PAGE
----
DOVER — For the fifth year, Dover International Speedway is partnering with FedEx and Autism Speaks for the “FedEx 400 benefiting Autism Speaks” NASCAR Sprint Cup Series race.
A decade and a half ago, Dover Motorsports President and CEO Denis McGlynn, Mark Rossi, speedway vice president of sales and marketing, and Artie Kempner, coordinating producer for NASCAR on Fox, began working together for the biannual NASCAR races at Dover.
It was Mr. Kempner’s involvement in another organization — Autism Delaware — that piqued Dover’s interest.
“Denis and Mark first approached me in 2005 about doing something with Autism Delaware to spread awareness so nine years ago we started working together just to spread awareness and raise a little money,” Mr. Kempner said.
“But I never thought we’d get here, with Autism Speaks as the beneficiary of the race.”
Mr. Kempner is the founder of Autism Delaware and a board member of Autism Speaks. The speedway officially added Autism Speaks as the beneficiary of the first of its two annual Sprint Cup races in 2011.
The FedEx 400 benefiting Autism Speaks begins at 1 p.m. Sunday. Pre-race activities start at 11:15 a.m. Visit www.doverspeedway.com for ticket information.
“When our partnership started, it was the first of its kind,” Mr. Kempner said. “Before we teamed up, there wasn’t a charity initiative from NASCAR like it.”
Mr. Kempner credits Mr. Rossi with solidifying the partnership.
“He’s a guy that likes to support the community and he brings that to the speedway,” Mr. Kempner said. “He was the driving force behind this and it’s remarkable how far he’s been able to get us.”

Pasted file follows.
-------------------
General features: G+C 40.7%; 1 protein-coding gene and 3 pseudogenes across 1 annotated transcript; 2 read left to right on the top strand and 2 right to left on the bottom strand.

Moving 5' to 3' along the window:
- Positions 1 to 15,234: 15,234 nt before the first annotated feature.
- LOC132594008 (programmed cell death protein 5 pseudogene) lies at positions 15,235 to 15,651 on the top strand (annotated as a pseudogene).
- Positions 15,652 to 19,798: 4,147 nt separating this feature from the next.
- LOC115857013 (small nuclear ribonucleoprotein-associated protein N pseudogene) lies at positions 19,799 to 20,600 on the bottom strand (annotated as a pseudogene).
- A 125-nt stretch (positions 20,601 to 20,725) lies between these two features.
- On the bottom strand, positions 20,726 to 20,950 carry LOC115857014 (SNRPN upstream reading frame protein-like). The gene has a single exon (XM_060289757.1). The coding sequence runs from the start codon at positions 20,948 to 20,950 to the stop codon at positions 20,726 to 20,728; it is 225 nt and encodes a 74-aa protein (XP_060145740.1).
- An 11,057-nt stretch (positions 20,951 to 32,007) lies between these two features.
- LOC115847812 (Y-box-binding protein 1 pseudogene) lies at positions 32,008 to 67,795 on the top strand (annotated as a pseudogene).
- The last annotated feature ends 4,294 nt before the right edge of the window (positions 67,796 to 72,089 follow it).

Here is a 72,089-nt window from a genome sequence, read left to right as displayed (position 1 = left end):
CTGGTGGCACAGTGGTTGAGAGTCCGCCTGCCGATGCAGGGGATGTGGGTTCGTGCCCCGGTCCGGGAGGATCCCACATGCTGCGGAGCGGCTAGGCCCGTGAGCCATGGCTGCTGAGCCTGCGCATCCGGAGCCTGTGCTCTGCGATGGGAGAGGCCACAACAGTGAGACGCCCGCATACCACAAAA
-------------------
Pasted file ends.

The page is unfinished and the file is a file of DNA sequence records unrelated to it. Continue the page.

“About a decade ago, I just got into a conversation with Artie about autism,” Mr. Rossi said. “I had heard about it before but didn’t know what it was or how it worked but I wanted to learn more because I knew an employee had a son with it.
“After what I learned, I realized we needed to find an opportunity to get out not only awareness about autism but also the services and opportunities available to those with autism or a family member with it,” he said.
The partnership with Autism Speaks doesn’t only increase awareness and raise money, it also gives families and individuals on the autism spectrum the chance to enjoy a NASCAR race in ways never available to them before.
A special ticket package called Autism Speaks Day at the Races is available to these families. This is the package’s fourth year.
It includes opportunities to meet drivers and NASCAR personalities, food and drinks, educational programs and access to a sensory-friendly environment to view the race.
The sensory-friendly area is air-conditioned with low lighting and sound, with a live stream of the race, toys and games.
“The Day at the Races is a great way for families and kids who usually wouldn’t be able to enjoy an event like this to come and have the real fan experience,” Mr. Kempner said. “And it’s an environment where everyone will be understanding of the family’s circumstances so it’s also very welcoming.”
This year, 500 tickets were available for purchase for the Day at the Races and all were sold out weeks before the race weekend. The program started with 127 participants the first year but has grown in size every year since.
“Kids and adults on the spectrum really like racing of any kind because of the structure of it and the patterns to watch and now they have a way to come to a NASCAR race and have their own quiet space where they can be at ease,” Mr. Kempner said.
Throughout race weekend, donation booths for Autism Speaks will be scattered across the grounds and a track walk will take place after today’s XFINITY race with Sprint Cup driver Denny Hamlin and his No. 11 team participating.
Also, many of the drivers in Sunday’s Sprint Cup race will support autism awareness by sporting the autism puzzle piece logo on their cars.
NASCAR’s support of Autism Speaks isn’t confined to the track; more than 20 drivers participated in the 14th annual Drive for Autism, a golf tournament held Friday at DuPont Country Club in Wilmington. More than 275 golfers played in the tournament, all raising money for autism awareness.
“It’s hard to meet someone like Artie who is so passionate about something and not be effected by it,” Mr. Rossi said.
“It just made me realize it’s important to get involved, spread awareness, educate people about autism and put an end to the fallacies.”